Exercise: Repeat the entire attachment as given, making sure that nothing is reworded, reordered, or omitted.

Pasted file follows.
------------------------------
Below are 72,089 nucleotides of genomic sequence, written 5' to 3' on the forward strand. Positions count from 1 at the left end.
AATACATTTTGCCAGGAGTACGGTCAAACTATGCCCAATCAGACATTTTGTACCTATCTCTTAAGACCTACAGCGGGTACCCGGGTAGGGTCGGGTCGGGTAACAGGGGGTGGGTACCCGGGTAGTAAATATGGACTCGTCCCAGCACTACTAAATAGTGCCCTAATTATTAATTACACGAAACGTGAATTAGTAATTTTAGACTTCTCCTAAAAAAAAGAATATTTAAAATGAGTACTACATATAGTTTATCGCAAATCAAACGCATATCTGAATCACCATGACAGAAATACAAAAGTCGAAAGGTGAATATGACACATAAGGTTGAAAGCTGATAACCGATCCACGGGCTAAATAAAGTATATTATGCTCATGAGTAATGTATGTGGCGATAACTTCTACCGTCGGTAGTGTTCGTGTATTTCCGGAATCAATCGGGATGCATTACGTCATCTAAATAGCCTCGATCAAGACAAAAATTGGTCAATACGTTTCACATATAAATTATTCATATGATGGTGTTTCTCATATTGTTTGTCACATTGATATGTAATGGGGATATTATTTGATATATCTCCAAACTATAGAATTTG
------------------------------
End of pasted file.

Below are 72,089 nucleotides of genomic sequence, written 5' to 3' on the forward strand. Positions count from 1 at the left end.
AATACATTTTGCCAGGAGTACGGTCAAACTATGCCCAATCAGACATTTTGTACCTATCTCTTAAGACCTACAGCGGGTACCCGGGTAGGGTCGGGTCGGGTAACAGGGGGTGGGTACCCGGGTAGTAAATATGGACTCGTCCCAGCACTACTAAATAGTGCCCTAATTATTAATTACACGAAACGTGAATTAGTAATTTTAGACTTCTCCTAAAAAAAAGAATATTTAAAATGAGTACTACATATAGTTTATCGCAAATCAAACGCATATCTGAATCACCATGACAGAAATACAAAAGTCGAAAGGTGAATATGACACATAAGGTTGAAAGCTGATAACCGATCCACGGGCTAAATAAAGTATATTATGCTCATGAGTAATGTATGTGGCGATAACTTCTACCGTCGGTAGTGTTCGTGTATTTCCGGAATCAATCGGGATGCATTACGTCATCTAAATAGCCTCGATCAAGACAAAAATTGGTCAATACGTTTCACATATAAATTATTCATATGATGGTGTTTCTCATATTGTTTGTCACATTGATATGTAATGGGGATATTATTTGATATATCTCCAAACTATAGAATTTG